SACRAMENTO, Calif. — President Bush had an Earth Day message for drivers worried about soaring gasoline prices: The nation must move more quickly toward widespread use of hydrogen-powered cars.
Running vehicles on hydrogen fuel cells would help reduce oil consumption, as the technology does not require gasoline, and lower pollution, as they emit only water. But the technology is far from being a reality in the marketplace — the cells are prohibitively expensive and require a new distribution system to replace today’s gas stations.
Bush is proposing to spend additional federal research dollars to help speed that process — but it still would be many years off.
“I strongly believe hydrogen is the fuel of the future. That’s what we’re talking about,” he said Saturday. “It has the potential — a vast potential to dramatically cut our dependence on foreign oil. Hydrogen is clean, hydrogen is domestically produced and hydrogen is the way of the future.”
The president spoke on a visit to the California Fuel Cell Partnership, a collection of 31 organizations such as car makers, energy providers, government agencies and fuel cell companies that promotes the commercialization of hydrogen fuel-cell vehicles.
Bush checked out several fuel cell vehicles and a hydrogen fueling station. “It’s important what we’re doing here because we got a real problem when it comes to oil,” he said.
The promise of hydrogen fuel cell technology in vehicles is a favorite of automakers, environmentalists and politicians because it accomplishes two important goals — automobiles that run on fuel cells would not require gasoline and emit only water.
The problem with the technology is that it’s many years away from widespread use. And it would require a new system of distributing hydrogen fuel to replace today’s network of gasoline pumping stations.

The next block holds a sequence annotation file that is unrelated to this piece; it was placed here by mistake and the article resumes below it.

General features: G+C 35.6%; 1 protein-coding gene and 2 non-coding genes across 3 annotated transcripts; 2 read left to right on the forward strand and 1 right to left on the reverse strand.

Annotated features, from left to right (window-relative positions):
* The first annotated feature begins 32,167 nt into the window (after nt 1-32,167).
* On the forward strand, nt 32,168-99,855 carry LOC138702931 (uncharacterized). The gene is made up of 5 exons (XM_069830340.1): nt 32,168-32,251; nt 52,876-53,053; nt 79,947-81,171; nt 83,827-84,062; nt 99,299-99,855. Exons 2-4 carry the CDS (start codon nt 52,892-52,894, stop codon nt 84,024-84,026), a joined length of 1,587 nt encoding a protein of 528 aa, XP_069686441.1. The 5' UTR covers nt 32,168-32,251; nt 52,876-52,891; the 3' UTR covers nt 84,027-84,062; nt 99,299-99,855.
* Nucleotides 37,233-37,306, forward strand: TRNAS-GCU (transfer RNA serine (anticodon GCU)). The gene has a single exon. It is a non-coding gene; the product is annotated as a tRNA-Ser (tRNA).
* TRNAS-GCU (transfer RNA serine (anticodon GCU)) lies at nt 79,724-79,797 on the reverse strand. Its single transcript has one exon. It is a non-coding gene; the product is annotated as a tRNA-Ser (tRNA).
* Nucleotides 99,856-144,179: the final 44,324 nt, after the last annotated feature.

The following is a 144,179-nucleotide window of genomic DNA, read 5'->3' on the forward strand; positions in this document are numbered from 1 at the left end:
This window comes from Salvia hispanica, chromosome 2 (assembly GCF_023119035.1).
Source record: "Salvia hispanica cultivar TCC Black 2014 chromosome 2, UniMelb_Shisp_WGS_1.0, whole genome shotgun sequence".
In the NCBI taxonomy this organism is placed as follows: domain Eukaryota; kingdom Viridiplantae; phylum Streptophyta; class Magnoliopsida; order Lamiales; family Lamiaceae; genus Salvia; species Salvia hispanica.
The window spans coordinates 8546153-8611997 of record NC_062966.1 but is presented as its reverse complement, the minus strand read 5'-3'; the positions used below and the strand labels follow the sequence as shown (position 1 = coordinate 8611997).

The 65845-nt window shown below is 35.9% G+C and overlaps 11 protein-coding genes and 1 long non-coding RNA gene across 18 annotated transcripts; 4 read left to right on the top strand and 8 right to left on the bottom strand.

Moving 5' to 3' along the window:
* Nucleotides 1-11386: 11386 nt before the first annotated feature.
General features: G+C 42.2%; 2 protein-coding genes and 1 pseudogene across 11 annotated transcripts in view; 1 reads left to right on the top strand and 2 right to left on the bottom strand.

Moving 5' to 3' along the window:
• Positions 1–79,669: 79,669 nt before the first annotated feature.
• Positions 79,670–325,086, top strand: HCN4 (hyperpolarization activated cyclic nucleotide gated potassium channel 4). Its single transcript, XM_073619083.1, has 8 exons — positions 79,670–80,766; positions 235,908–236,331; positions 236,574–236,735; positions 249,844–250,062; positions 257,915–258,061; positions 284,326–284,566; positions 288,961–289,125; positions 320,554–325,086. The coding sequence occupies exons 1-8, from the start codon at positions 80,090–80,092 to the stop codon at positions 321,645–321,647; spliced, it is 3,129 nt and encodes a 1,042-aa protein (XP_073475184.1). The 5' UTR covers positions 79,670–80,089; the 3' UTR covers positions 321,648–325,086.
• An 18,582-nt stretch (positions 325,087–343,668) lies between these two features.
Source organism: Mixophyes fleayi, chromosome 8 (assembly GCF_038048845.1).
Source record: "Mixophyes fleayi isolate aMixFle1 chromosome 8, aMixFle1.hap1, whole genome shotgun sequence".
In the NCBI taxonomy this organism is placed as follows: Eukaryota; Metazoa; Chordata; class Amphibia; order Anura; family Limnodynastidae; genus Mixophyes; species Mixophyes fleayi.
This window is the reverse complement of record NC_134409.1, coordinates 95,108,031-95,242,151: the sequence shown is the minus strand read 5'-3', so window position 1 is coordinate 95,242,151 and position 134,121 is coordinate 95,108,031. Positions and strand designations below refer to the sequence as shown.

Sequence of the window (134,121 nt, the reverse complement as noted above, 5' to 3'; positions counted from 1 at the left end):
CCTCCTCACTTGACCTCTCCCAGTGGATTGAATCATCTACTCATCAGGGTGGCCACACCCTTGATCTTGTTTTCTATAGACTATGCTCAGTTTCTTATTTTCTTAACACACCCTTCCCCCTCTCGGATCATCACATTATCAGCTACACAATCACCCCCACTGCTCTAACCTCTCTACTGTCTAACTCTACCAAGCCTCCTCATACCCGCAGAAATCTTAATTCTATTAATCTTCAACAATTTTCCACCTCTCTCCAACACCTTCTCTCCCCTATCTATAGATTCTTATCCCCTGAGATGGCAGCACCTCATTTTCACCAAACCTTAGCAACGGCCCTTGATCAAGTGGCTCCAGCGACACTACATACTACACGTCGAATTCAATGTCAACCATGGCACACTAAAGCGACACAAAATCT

With gas prices on the rise just months before crucial fall congressional elections, Bush can do little but express sympathy for families and businesses. The energy plan he wants Congress to pass, which would also boost federal research into batteries for hybrid and electric cars and renewable fuels, does not include any measures that would reduce pump costs in the short term.
The average price of a gallon of unleaded regular gasoline is $2.855, according to AAA’s daily fuel gauge report, and has topped $3 a gallon in parts of the country, including California and Washington, D.C.
“I understand the folks here, as well as in other parts of the country are paying high gas prices,” Bush said. “We’re going to have a tough summer.”
Democrats zero in on gasoline
In a rash of statements, Democrats sought to capitalize on public anxiety about gasoline costs — which is dampening confidence in the rebounding economy.
In the Democratic response to Bush’s weekly radio address, Sen. Bill Nelson of Florida warned of “economic havoc” if a terrorist attack sinks a super-tanker or a hurricane shuts down oil refineries in the Gulf Coast. “Whatever the cause, the crisis is coming,” he said.
Nelson said the administration must stop being influenced by the powerful oil industry and start promoting production of synthetic fuel from coal, broader use of alternative sources such as ethanol and a significant increase in the mileage standards for all passenger vehicles.
Rep. Rahm Emanuel, D-Ill., chairman of House Democrats’ campaign arm, criticized Bush and Congress GOP leadership for subsidies and tax breaks for oil companies. “The Republican Congress cant stop taking oil money and cant stop sending billion dollar giveaways to their friends in the oil industry,” he said.
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